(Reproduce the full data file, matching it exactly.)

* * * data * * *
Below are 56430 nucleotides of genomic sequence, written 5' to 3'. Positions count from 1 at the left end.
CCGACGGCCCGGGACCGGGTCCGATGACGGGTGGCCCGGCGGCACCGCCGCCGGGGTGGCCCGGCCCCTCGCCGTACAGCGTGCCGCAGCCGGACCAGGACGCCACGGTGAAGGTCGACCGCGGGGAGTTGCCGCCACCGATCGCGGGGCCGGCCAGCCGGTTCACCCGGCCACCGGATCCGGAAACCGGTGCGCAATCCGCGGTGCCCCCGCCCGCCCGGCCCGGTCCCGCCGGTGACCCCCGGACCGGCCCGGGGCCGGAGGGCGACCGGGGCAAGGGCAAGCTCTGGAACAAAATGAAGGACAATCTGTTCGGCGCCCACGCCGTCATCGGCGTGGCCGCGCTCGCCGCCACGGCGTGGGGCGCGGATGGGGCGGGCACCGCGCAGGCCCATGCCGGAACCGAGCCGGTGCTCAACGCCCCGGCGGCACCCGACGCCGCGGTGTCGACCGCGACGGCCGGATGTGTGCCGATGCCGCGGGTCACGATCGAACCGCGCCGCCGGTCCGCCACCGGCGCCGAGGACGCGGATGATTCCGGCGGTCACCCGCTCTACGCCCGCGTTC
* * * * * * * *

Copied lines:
Below are 56430 nucleotides of genomic sequence, written 5' to 3'. Positions count from 1 at the left end.
CCGACGGCCCGGGACCGGGTCCGATGACGGGTGGCCCGGCGGCACCGCCGCCGGGGTGGCCCGGCCCCTCGCCGTACAGCGTGCCGCAGCCGGACCAGGACGCCACGGTGAAGGTCGACCGCGGGGAGTTGCCGCCACCGATCGCGGGGCCGGCCAGCCGGTTCACCCGGCCACCGGATCCGGAAACCGGTGCGCAATCCGCGGTGCCCCCGCCCGCCCGGCCCGGTCCCGCCGGTGACCCCCGGACCGGCCCGGGGCCGGAGGGCGACCGGGGCAAGGGCAAGCTCTGGAACAAAATGAAGGACAATCTGTTCGGCGCCCACGCCGTCATCGGCGTGGCCGCGCTCGCCGCCACGGCGTGGGGCGCGGATGGGGCGGGCACCGCGCAGGCCCATGCCGGAACCGAGCCGGTGCTCAACGCCCCGGCGGCACCCGACGCCGCGGTGTCGACCGCGACGGCCGGATGTGTGCCGATGCCGCGGGTCACGATCGAACCGCGCCGCCGGTCCGCCACCGGCGCCGAGGACGCGGATGATTCCGGCGGTCACCCGCTCTACGCCCGCGTTC